Shar Dubey -- Chief Executive Officer of Match Group

Sure. I can take this. So in the bucket that we called out, which is the 88% year-over-year growth in non-Tinder brands, I could talk to some of the piece parts of this bucket, including Hawaya and Ablo, of course. So part of this bucket, Pairs has been part of the portfolio the longest and is one of the larger contributors there. Hinge, which has now been with us for about two years, and it's fast becoming a bigger part of the story. Chispa and BLK, which we incubated, are now becoming meaningful contributors. And if you think about Hawaya and Ablo, they are actually early in their journey but are emerging opportunities. So Hawaya is targeting the fast-growing Muslim market, which we estimate as one of the fastest-growing demographic out there and is a very global demographic. And the product is very much designed to focus on the you-date-to-marry intent. So we've now rolled this out in 12 markets, and we're focused on getting the product and the brand messaging right first, and then we'll worry about revenue and monetization. Ablo, on the other hand, is actually a very different sort of product on the other side of the spectrum where it's designed to bring people together globally. It's a fun, exciting product. It's actually had over 16 million downloads to date. And the team has been launching some very fun experiences and features. They recently launched a short-form video content called Around the World, where people are participating in challenges to showcase the parts of the world that they live in, and those become the alibi to have conversations. And they're also experimenting with competitive gifting features, etc.

But it's still early. It's still focused on -- very much on a user growth story. And sort of along this line of products and assets of different life tenure, I suppose, one of our newer brands that I think we talked about in the letter is Upward, which is similar to Chispa and BLK but targeted to the Christian community here in the U.S. So it's a bucket of different types of products at different stages. But your second question is about whether people are actually meeting in person. So we've been looking in this and studying this. We have some recent data that came out of our pulse surveys here in the U.S. and -- which provides interesting insights. So there's a metric we look at, which is the percentage of single people that have gone on a real-life date. It is -- overall, it's down just a little bit. But turns out, there is a story by age. So young people are going on -- more young people are going on dates in real life, and they're going on more dates, which sort of makes sense given their social outlets are fewer now. Older people -- and the older you get, there is a little bit more hesitancy to go on in real-life dates. However, the people who are meeting in real life, the share of those dates of people who met online has gone up. And there's another shift that we're seeing where people have shifted to virtual dates as a real valid replacement for in real-life dates. And so one of our recent studies showed that a majority of users who have been on these long video virtual dates, they say they are able to find chemistry and build relationships, even with somewhat extended online relationships. So there are some shifts that overall, it's -- for the entire population of U.S., it's only down a couple of points in terms of percentage of single people who say they've been on in real-life dates.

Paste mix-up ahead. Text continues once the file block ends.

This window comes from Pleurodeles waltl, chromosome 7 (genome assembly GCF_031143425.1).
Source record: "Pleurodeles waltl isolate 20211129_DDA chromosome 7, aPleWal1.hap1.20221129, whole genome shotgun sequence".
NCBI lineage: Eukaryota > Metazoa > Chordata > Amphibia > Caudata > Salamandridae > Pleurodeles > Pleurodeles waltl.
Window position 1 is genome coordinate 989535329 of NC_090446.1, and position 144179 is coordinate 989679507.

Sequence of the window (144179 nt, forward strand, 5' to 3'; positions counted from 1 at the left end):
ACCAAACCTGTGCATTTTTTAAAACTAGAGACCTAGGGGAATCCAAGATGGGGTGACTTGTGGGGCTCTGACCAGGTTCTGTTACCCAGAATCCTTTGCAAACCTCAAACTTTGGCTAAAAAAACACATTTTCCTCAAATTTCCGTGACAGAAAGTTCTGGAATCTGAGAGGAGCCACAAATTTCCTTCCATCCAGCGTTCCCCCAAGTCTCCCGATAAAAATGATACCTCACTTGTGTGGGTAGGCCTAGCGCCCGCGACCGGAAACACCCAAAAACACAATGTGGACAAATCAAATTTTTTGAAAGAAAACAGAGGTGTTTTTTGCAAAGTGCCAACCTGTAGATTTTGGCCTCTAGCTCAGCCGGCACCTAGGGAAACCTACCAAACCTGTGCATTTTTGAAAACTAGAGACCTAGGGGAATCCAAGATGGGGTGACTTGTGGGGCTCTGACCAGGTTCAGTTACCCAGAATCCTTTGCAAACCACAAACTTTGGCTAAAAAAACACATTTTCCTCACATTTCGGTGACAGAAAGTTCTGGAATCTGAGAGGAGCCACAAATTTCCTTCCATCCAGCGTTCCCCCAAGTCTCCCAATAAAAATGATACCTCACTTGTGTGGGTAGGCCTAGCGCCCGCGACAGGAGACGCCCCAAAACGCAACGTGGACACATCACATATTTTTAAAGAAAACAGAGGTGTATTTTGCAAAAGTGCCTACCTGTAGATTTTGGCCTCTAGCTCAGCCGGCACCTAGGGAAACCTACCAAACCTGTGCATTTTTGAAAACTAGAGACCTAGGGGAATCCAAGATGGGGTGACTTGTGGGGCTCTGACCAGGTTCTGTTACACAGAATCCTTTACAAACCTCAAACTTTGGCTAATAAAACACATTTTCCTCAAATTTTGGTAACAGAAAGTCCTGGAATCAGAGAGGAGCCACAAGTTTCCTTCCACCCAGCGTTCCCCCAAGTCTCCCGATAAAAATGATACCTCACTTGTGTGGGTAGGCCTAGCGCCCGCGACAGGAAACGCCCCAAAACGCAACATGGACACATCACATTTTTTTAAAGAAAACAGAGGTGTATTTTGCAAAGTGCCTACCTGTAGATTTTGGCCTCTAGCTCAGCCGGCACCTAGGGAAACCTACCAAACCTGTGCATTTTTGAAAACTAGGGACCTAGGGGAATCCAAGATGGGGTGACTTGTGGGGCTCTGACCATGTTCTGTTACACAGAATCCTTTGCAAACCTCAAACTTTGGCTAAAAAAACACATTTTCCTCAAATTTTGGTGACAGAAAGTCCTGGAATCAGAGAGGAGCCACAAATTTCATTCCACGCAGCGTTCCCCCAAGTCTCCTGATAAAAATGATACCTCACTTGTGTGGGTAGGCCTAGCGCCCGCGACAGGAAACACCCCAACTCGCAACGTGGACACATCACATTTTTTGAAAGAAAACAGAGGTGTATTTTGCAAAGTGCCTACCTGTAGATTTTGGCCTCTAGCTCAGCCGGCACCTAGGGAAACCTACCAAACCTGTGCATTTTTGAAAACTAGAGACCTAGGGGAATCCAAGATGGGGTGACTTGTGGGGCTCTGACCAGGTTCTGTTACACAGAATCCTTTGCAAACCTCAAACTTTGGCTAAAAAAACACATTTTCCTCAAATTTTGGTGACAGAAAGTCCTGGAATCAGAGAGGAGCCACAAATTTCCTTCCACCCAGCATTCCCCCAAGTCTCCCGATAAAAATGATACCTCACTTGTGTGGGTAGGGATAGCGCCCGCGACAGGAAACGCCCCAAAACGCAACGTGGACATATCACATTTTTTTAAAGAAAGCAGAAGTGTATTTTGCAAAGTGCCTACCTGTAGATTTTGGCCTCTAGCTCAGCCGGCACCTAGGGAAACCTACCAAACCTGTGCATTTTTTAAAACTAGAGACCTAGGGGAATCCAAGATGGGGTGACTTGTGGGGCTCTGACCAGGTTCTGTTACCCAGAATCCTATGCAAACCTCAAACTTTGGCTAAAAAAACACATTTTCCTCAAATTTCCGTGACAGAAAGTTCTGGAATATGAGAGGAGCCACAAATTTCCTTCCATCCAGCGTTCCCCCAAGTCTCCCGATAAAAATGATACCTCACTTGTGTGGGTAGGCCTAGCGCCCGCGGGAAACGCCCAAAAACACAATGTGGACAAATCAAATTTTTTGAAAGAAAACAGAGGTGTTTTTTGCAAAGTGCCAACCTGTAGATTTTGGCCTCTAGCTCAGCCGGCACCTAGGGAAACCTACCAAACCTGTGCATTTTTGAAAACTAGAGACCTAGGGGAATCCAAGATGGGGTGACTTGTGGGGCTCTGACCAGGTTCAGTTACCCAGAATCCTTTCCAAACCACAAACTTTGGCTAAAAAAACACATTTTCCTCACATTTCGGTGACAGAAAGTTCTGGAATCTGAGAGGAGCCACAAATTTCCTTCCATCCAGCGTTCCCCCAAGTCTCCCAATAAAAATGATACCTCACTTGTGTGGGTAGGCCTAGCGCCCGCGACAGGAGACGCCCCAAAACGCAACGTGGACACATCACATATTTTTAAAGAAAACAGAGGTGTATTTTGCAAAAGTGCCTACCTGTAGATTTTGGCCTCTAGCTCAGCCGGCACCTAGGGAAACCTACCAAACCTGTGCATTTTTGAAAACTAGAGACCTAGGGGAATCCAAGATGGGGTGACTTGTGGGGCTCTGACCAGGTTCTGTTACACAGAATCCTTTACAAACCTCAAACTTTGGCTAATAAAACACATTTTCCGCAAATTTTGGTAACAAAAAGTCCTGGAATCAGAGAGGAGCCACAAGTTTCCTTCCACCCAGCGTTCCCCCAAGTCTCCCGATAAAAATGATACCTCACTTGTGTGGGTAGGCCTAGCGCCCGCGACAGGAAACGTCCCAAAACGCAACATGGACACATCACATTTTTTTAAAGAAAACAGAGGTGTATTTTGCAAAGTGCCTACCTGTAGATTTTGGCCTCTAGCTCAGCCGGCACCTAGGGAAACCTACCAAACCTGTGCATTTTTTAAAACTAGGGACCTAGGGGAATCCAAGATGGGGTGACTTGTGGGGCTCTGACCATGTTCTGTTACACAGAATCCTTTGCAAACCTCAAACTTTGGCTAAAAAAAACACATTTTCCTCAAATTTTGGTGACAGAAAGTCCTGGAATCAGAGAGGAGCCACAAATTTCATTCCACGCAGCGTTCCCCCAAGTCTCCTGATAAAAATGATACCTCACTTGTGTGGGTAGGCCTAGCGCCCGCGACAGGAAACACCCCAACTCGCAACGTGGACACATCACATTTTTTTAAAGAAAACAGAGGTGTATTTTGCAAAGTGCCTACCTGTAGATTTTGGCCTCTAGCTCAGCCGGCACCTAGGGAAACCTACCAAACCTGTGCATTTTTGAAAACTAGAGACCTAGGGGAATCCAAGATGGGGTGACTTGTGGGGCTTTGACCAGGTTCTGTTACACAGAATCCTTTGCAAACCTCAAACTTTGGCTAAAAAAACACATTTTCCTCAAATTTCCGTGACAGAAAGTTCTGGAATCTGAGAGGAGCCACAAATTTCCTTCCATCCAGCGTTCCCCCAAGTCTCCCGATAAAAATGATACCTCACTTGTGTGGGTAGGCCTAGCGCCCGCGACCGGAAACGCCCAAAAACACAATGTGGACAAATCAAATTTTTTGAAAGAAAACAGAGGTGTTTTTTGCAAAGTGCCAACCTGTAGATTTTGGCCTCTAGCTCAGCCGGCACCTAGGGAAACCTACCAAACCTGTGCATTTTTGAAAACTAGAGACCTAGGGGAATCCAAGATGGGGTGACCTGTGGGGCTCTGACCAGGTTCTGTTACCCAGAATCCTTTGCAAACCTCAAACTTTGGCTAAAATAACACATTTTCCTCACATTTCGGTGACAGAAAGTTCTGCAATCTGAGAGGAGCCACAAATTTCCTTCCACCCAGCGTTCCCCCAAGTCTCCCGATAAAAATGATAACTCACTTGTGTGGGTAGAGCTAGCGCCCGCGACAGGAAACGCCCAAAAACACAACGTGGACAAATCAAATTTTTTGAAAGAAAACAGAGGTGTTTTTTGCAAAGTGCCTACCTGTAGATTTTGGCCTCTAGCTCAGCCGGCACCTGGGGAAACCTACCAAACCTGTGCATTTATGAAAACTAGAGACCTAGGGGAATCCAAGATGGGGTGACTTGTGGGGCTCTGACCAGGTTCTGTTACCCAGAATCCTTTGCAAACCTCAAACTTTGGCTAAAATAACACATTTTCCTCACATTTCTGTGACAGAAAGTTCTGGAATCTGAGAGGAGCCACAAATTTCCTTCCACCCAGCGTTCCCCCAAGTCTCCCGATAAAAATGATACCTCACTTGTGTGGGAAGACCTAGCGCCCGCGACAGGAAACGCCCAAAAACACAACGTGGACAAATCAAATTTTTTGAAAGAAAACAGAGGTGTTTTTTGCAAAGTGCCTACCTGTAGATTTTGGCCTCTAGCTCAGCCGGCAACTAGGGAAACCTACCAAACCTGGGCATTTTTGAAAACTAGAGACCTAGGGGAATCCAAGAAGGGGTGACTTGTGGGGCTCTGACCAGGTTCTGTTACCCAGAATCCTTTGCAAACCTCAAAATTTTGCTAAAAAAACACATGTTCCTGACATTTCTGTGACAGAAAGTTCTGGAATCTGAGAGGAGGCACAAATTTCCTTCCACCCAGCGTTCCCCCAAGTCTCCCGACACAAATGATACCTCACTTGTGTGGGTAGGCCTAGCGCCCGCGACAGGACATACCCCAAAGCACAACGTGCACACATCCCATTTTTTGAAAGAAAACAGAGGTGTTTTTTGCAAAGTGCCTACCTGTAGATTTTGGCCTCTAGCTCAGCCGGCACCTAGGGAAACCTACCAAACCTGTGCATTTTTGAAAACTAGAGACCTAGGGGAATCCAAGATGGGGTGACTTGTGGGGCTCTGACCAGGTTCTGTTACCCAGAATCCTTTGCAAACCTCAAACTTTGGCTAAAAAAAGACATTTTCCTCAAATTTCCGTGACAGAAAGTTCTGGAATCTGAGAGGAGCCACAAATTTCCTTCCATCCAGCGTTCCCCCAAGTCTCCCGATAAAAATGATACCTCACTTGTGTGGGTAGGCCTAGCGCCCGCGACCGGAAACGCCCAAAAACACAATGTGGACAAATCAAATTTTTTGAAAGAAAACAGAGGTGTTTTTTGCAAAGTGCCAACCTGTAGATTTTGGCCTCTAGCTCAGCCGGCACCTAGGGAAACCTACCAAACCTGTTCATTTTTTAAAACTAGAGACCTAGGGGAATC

Nick Jones -- Citi -- Analyst

Great. Thank you.

Operator

Thank you. The next question is from Jason Helfstein from Oppenheimer. Please go ahead.

Jason Helfstein -- Oppenheimer -- Analyst

Hey. Thanks. Maybe just I'll ask about Tinder monetization kind of shorter and longer term. Just how are you thinking about it between both the ability to raise monetization on a kind of a same user basis as well as kind of, I guess, the negative mix from lower-priced geographies? And maybe talk about it a bit, how you're thinking about next year and also kind of just longer term. Thanks.